The living conditions for the families in these slums is extreme, and is at best subsistence. Most parents have insufficient money, knowledge and skills to provide the basic needs for their children.
Generally, these people are the poorest of the poor in India. As a result, the children are often abused and forced to work to earn money (e.g., by collecting bottles or papers for recycling), or forced to fetch water, watch over younger siblings and attend to sick members of their family. The children can become victims of child labour, do not receive education, and often are forced into early marriage, or worse, are subject to sale by child traffickers.
OHFI’s work in Kolkata is run by Lun Misao (himself a graduate of PMA College in Manipur), his wife Ngaiching, and his team of six social workers and teachers. The work is focused on four slum communities of Kolkata: Sapui Para, Basanti, Dum Dum and Durgar Nargar Cantonment.
OHFI Kolkata supports:
- Tuition Centres where the children of impoverished families can come and receive education in a safe place.
- Community empowerment and sustainability programmes, including skills training in adult literacy and tailoring.
- Home visits and social work support.
- Training of community workers and leaders in community development and the care and protection of children.
- Educational opportunities for children.
- Adult education in life and work skills.
- Monthly medical clinics, pregnancy, and under 5’s health care.
- A basic tiffin meal for the children five days per week, at each of the tuition centres.
- Protection of children from exploitation, child labour, trafficking and child marriages.
- Covid-19 relief (food and hygiene packs).
Sewing Skills Training
Additional sewing machines, fabric and other materials, and payment for a tutor are all current needs.
Tajin is 9 months old, and lives with his family in the slums of Kolata. His father is a rickshaw puller. Due to Covid-19, there is reduced call for father’s services .
Women’s Microenterprise Development
This project will provide training to small peer groups and support them through the process of developing microenterprises. Small businesses such as these are vital for creating ongoing sustainable communities. They enable women to develop skills which they can in turn teach their children and wider community; and they allow communities the opportunity for financial independence, better health, and educational possibilities.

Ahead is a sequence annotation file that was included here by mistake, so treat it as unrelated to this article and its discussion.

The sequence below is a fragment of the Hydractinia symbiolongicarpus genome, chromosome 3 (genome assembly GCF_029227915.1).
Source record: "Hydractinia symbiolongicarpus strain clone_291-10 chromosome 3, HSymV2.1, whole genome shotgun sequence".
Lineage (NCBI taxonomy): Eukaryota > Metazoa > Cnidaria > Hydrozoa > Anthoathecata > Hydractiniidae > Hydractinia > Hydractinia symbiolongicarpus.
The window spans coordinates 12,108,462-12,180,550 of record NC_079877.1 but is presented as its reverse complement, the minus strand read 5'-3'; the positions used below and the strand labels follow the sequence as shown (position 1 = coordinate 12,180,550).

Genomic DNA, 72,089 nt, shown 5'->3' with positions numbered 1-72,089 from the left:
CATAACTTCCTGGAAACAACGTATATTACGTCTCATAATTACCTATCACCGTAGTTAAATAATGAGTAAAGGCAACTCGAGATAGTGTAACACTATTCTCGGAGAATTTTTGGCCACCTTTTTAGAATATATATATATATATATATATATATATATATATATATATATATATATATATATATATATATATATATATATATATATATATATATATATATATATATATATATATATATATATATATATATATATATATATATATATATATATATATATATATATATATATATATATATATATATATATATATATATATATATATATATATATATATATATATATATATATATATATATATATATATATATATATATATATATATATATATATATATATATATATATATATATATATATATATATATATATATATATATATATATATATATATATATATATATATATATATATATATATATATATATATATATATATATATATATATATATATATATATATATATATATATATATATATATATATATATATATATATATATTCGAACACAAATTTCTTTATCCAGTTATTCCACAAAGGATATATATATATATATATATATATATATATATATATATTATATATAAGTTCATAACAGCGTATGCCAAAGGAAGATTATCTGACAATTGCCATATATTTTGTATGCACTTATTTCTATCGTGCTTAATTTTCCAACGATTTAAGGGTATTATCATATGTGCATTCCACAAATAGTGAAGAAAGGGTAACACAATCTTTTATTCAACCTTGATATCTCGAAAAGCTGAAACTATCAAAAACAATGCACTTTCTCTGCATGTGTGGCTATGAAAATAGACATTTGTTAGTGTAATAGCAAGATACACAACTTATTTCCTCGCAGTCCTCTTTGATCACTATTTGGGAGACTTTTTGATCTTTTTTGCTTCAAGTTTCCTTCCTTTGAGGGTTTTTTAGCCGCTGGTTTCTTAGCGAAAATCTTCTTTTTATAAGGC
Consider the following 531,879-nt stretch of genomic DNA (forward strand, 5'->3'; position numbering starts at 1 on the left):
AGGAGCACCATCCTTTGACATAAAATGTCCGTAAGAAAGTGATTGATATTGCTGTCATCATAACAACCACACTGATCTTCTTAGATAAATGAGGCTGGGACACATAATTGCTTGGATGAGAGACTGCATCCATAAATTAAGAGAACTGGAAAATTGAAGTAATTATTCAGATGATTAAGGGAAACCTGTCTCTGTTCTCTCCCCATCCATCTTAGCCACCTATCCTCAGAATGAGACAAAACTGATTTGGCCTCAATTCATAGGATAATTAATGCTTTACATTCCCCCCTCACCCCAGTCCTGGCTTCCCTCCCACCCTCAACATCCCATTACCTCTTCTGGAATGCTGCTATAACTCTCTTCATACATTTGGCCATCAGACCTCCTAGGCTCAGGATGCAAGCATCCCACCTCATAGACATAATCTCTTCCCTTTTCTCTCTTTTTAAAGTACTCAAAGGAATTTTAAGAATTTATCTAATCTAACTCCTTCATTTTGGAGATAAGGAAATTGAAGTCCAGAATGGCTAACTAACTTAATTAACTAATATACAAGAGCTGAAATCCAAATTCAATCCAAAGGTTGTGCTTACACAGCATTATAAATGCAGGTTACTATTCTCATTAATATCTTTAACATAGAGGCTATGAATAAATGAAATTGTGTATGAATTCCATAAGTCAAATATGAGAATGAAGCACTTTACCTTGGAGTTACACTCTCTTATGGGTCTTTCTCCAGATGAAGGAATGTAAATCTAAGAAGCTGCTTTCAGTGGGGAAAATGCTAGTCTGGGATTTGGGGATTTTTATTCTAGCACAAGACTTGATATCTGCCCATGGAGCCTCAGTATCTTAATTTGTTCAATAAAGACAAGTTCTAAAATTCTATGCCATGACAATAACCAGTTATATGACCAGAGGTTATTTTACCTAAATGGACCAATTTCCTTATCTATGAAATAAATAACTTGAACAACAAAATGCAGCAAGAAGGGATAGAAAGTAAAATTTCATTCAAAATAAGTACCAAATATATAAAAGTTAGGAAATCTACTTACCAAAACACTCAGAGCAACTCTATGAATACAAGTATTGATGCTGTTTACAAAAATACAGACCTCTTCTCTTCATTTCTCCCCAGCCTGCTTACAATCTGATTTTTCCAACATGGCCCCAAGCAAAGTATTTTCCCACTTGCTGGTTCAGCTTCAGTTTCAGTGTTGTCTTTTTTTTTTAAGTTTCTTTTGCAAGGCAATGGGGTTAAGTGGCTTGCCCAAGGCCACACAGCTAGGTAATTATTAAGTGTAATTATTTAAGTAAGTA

Give to OHFI work in Kolkata, India
Tajin is 9 months old, and lives with his family in the slums of Kolata. His father is a rickshaw puller. Due to Covid-19, there is reduced call for father’s services . He goes out for longer and longer days and nights, putting his health at risk, to earn whatever he can. Tajin’s mother was unable to cope with the pressures, and abandoned the family. His 12-year-old sister has been left to care for him, but is not equipped to take on the care and protection of her three younger siblings. Tajin was found alone, wet, crying for food, and on the edge of a high bed, on a number of visits. To keep them together, Lun has moved the family to a shack next door to a member of his team who is supporting them. Lun told us ‘We are trying our best to keep this family together. We have already visited a doctor twice as the boy got sick due to poor care. We are giving the eldest sister training on how to care for her brother, and supplying her with some of the basic needs like clothes, a feeding bottle, milk, diapers, and thermos flask.
“All the parents were crying, and we heard that they would have to send some of us away to another place where there are jobs for children. My sister and brother and I were very frightened. But the auntie from Open Home who bought us schoolbooks helped my parents, and we had food and did not have to go away”. Ratna, 7